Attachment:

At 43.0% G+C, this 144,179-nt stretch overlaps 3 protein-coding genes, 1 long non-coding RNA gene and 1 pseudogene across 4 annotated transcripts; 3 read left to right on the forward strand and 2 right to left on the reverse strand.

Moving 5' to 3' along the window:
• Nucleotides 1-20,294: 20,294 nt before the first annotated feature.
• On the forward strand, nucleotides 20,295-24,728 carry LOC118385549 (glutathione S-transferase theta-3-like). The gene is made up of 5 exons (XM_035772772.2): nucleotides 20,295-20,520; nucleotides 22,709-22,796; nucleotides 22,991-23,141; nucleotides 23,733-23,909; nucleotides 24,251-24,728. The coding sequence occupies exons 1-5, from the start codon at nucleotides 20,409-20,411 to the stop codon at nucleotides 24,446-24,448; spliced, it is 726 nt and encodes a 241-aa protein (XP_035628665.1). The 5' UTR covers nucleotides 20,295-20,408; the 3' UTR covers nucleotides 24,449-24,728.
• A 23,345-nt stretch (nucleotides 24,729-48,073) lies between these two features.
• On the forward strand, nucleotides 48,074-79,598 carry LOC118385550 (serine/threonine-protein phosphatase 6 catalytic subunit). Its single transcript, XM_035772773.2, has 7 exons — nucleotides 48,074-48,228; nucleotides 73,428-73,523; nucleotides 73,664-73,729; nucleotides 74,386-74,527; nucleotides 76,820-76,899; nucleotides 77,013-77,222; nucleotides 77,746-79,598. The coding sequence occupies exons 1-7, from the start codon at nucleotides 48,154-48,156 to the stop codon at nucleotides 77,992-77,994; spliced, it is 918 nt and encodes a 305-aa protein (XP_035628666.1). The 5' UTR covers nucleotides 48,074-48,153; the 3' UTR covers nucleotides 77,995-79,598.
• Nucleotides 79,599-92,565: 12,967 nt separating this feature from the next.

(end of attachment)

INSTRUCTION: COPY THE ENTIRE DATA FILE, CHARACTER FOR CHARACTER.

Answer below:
At 43.0% G+C, this 144,179-nt stretch overlaps 3 protein-coding genes, 1 long non-coding RNA gene and 1 pseudogene across 4 annotated transcripts; 3 read left to right on the forward strand and 2 right to left on the reverse strand.

Moving 5' to 3' along the window:
• Nucleotides 1-20,294: 20,294 nt before the first annotated feature.
• On the forward strand, nucleotides 20,295-24,728 carry LOC118385549 (glutathione S-transferase theta-3-like). The gene is made up of 5 exons (XM_035772772.2): nucleotides 20,295-20,520; nucleotides 22,709-22,796; nucleotides 22,991-23,141; nucleotides 23,733-23,909; nucleotides 24,251-24,728. The coding sequence occupies exons 1-5, from the start codon at nucleotides 20,409-20,411 to the stop codon at nucleotides 24,446-24,448; spliced, it is 726 nt and encodes a 241-aa protein (XP_035628665.1). The 5' UTR covers nucleotides 20,295-20,408; the 3' UTR covers nucleotides 24,449-24,728.
• A 23,345-nt stretch (nucleotides 24,729-48,073) lies between these two features.
• On the forward strand, nucleotides 48,074-79,598 carry LOC118385550 (serine/threonine-protein phosphatase 6 catalytic subunit). Its single transcript, XM_035772773.2, has 7 exons — nucleotides 48,074-48,228; nucleotides 73,428-73,523; nucleotides 73,664-73,729; nucleotides 74,386-74,527; nucleotides 76,820-76,899; nucleotides 77,013-77,222; nucleotides 77,746-79,598. The coding sequence occupies exons 1-7, from the start codon at nucleotides 48,154-48,156 to the stop codon at nucleotides 77,992-77,994; spliced, it is 918 nt and encodes a 305-aa protein (XP_035628666.1). The 5' UTR covers nucleotides 48,074-48,153; the 3' UTR covers nucleotides 77,995-79,598.
• Nucleotides 79,599-92,565: 12,967 nt separating this feature from the next.